Archetypes: A'askvarii can be either Scoundrels or Technicians and add +1 to either Acquiring or Empathy. 
Abilities: A'askvarii can breathe both air and water. Due to their lack of fine manipulating digits, they suffer a -1 penalty to all Repair rolls. 
Psionics: A'askvarii can be Espers with Commune and Empath being the most common powers they display. 

Thursday, February 19, 2015

Bleh and Ugh...

Another long stretch with nothing, nada, zippo out of me. We've had a run of the plague the last couple of weeks and this time I was not immune. However, with the forecast being cold and crappy this weekend, I foresee being able to put the finishing touches on a couple of Marvel Aliens. Hopefully, that will spur me on to getting back in a regular groove of posting.

Sunday, February 08, 2015

Mythic Space Mutants

I've mentioned a few times that for mutant characters I use Darwin's World. I've had to tweak the system so that it works more generically than the post-apocalyptic setting it was designed for. Here's how I'm going about doing that.

First off, the default assumption is that most mutants with be human or near-human as a base. Alien species can have mutations, but in order to make use of the mutations the GM and player must come to a decision as to which default abilities are given up in lieu of the character being a mutant. (At least +2 worth of abilities for each mutation stage.

Mutant characters are broke down into 3 stages. The first stage are the weakest with the most defects with the third stage being the strongest with more major mutations and fewer defects, so no real change from the default found in DW. All mutant characters are considered Outsiders, which fits their background since most come from the worst hellholes in the galaxy. All mutations are determined randomly. The breakdown of mutation levels is the same as that found in DW with Major and Minor Mutations and Defects. I've even put together a table for Neural Mutations.

Speaking of Neural mutations, only the Novice level powers are allowed. Neural mutations do not automatically gain the Psionics Arcane Background, just three rolls to determine their powers and 10 power points. They can purchase the edge and become full psions, but until that point they are unable to advance their powers, and their powers cost +1 extra power point to use. (I tend to use the No Power Points rules for Psionics. In lieu of 10 power points, neural mutants suffer a penalty to their Psionics roll equal to the full cost of the power being activated.)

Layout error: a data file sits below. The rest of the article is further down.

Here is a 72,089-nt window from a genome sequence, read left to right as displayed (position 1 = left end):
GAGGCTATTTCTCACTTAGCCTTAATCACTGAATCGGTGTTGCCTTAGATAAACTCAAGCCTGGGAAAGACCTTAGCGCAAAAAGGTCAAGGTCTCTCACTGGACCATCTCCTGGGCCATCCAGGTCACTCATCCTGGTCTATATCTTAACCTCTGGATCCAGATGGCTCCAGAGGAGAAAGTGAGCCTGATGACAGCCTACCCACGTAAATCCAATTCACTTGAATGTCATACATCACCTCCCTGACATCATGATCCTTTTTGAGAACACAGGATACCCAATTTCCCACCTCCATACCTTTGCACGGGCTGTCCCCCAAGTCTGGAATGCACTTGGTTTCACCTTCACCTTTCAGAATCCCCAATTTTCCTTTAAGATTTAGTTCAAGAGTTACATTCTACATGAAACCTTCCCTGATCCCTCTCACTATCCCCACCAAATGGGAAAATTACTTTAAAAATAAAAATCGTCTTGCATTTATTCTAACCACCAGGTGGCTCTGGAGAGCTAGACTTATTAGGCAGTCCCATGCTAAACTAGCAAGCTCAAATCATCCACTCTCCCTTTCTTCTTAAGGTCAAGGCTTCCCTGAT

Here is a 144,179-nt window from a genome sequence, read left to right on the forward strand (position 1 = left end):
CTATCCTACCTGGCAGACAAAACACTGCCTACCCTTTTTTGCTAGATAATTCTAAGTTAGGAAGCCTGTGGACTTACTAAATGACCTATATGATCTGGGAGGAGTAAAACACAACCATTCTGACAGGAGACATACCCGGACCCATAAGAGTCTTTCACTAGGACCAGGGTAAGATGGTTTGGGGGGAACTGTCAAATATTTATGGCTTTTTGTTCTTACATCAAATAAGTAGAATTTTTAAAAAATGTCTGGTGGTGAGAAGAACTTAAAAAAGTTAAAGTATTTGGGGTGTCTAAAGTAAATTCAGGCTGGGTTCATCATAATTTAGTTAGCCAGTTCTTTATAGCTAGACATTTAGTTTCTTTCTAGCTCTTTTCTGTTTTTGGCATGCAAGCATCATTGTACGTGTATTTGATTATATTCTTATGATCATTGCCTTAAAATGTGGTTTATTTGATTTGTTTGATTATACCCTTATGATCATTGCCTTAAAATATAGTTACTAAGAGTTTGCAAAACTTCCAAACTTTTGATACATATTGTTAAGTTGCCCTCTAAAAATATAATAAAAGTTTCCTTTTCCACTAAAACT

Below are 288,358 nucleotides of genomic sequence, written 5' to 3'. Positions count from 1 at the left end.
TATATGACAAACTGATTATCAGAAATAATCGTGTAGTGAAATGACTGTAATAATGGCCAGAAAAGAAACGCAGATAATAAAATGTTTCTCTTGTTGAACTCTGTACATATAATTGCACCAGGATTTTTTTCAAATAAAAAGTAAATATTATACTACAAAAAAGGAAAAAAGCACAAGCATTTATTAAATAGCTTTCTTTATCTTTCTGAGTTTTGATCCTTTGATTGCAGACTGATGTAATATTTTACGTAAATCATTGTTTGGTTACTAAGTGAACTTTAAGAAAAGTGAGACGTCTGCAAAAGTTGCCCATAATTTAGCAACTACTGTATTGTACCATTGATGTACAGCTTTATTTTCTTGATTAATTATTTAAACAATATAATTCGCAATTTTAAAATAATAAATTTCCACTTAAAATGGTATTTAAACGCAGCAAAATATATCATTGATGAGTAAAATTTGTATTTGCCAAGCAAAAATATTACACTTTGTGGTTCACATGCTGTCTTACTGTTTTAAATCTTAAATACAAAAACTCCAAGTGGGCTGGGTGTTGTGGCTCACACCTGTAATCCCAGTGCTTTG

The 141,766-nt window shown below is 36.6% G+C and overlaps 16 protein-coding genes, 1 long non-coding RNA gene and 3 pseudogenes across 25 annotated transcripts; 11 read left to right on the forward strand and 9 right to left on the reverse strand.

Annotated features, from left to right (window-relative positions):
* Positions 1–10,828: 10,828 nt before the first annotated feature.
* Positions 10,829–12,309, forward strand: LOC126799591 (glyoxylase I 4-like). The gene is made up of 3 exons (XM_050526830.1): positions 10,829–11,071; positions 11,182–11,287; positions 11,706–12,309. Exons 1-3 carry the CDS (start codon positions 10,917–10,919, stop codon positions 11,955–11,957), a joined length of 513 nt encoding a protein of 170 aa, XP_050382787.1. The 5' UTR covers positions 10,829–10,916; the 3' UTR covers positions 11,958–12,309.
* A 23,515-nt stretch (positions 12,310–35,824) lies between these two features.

Why Didn't I Think of That?

I've made it no secret that when it comes to supers rpg's, my heart is set on Marvel Super Heroes. I like just about everything about the system, except for the chart. I've never cared for the chart, but it's always been something that I just put up with and it never really got in the way of running a good game. ICONS makes an effort to simplify the process and at least on the surface feels very MSH-like. However, I'm not a fan of the FATE-based bits and breaking down the action into panels and pages, while thematically great, just doesn't do it for me.

Enter Mutants and Marvels.

Mutants and Marvels is a 45 page rpg that takes it's inspiration from MSH, but tweaks the system into the D20 system for the dice rolling only. It keeps the FASERIP stats. It keeps the rank names. It keeps the Popularity, Karma, and Resources. There's no more chart, there's only some simple addition and subtraction. On it's own, the book is far too light to make the robust heroes and villains that MSH players are used to, but applying the mechanics to the Ultimate Powers Book and the various Gamer's Handbooks to the Marvel Universe (not to mention the mountain of fan-created stats for just about every character in the Marvel Universe) and MSH becomes about as perfect of a supers game as I could want. There will be some tweaks that need to be applied here and there, especially for power specially written for certain characters, but most of those can easily be done on the fly.

This is one of those things that when I read it I thought "Huh. Now why didn't I think of that?" Seriously, I should have thought of that a long time ago. Thanks to Tom Doolan for doing it for me.

Wednesday, January 28, 2015

Guilty Pleasures